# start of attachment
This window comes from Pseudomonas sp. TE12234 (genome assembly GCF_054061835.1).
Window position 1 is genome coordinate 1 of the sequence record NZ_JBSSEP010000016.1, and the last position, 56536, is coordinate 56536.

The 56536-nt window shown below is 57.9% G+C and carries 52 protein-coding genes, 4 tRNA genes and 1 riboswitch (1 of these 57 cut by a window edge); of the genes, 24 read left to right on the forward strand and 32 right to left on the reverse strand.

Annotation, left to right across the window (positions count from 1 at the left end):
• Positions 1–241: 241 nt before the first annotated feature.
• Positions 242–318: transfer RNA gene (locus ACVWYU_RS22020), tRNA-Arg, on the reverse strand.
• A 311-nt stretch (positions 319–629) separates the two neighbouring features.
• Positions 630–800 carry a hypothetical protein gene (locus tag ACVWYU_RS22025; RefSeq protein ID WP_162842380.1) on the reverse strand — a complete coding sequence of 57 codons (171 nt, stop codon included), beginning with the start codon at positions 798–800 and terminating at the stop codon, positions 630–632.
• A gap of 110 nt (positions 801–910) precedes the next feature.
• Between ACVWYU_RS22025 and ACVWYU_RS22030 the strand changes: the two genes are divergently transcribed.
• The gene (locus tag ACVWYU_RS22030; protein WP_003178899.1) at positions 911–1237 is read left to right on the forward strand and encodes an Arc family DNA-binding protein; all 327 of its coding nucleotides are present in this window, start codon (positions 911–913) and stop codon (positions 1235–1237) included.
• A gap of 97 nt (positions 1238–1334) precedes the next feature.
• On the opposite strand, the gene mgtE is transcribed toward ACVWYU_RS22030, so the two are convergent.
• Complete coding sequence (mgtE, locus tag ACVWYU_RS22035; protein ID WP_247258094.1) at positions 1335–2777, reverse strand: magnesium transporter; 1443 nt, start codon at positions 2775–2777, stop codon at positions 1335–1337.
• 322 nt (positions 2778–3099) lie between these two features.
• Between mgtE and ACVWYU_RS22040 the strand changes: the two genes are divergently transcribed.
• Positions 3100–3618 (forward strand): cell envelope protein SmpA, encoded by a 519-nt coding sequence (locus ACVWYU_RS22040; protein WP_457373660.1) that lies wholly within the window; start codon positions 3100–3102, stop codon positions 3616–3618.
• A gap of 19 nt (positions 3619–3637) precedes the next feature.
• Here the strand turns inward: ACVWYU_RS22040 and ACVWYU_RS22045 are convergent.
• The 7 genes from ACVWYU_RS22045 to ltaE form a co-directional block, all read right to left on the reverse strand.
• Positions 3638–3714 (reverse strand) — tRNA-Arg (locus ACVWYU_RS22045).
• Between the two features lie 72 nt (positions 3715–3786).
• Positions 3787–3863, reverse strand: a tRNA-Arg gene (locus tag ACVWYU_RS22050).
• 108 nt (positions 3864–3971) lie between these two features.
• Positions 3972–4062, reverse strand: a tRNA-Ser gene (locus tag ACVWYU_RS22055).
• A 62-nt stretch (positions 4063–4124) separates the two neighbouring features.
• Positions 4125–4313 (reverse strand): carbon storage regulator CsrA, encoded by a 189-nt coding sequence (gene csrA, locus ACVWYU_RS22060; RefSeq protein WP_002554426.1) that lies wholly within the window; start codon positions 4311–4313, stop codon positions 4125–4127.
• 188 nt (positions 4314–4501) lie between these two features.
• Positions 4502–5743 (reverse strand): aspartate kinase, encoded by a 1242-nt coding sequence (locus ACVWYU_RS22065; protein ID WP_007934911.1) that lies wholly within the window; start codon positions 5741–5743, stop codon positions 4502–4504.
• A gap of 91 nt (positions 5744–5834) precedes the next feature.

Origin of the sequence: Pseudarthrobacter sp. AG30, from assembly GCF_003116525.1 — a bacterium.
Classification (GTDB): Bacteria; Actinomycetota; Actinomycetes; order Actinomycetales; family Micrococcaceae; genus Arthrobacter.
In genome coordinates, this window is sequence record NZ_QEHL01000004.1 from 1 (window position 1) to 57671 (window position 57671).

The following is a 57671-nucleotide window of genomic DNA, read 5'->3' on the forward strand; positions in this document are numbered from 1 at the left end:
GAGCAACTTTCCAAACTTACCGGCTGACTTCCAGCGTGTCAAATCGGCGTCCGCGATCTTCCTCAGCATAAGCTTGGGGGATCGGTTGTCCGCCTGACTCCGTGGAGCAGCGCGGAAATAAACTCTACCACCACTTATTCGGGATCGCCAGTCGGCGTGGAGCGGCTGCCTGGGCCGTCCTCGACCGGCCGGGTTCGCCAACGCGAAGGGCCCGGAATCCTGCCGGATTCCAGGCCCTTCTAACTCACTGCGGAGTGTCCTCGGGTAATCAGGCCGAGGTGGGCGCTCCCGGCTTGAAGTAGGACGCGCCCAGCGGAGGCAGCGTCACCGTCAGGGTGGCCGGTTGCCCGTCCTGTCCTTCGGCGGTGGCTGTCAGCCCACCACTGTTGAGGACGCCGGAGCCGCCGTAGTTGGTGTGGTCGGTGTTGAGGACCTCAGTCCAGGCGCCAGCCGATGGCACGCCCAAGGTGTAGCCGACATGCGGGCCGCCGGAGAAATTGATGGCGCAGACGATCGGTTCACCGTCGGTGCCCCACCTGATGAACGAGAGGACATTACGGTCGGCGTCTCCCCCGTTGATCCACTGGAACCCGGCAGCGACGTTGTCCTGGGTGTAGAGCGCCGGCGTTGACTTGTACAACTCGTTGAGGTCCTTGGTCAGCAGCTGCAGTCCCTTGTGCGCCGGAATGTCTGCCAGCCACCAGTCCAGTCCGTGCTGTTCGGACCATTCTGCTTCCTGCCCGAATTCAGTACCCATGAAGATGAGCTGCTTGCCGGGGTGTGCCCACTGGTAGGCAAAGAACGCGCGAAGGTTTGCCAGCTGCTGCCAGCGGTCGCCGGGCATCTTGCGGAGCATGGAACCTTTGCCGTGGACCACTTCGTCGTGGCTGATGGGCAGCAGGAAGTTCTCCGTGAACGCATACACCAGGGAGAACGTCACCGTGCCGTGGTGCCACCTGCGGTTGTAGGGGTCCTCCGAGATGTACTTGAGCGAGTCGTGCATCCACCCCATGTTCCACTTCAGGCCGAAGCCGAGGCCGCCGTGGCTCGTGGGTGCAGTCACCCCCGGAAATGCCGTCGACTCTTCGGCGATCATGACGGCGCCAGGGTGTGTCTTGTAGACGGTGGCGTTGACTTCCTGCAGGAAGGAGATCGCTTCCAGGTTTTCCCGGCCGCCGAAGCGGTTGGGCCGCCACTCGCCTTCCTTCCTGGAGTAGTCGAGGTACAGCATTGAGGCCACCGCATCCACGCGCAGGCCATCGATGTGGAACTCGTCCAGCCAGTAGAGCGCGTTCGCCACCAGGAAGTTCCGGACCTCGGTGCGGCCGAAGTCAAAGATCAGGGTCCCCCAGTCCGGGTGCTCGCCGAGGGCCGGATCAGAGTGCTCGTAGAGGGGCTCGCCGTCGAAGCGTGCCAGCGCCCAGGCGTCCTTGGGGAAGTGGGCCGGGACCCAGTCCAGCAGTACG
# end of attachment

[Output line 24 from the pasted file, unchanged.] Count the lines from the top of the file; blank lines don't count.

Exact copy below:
• 108 nt (positions 3864–3971) lie between these two features.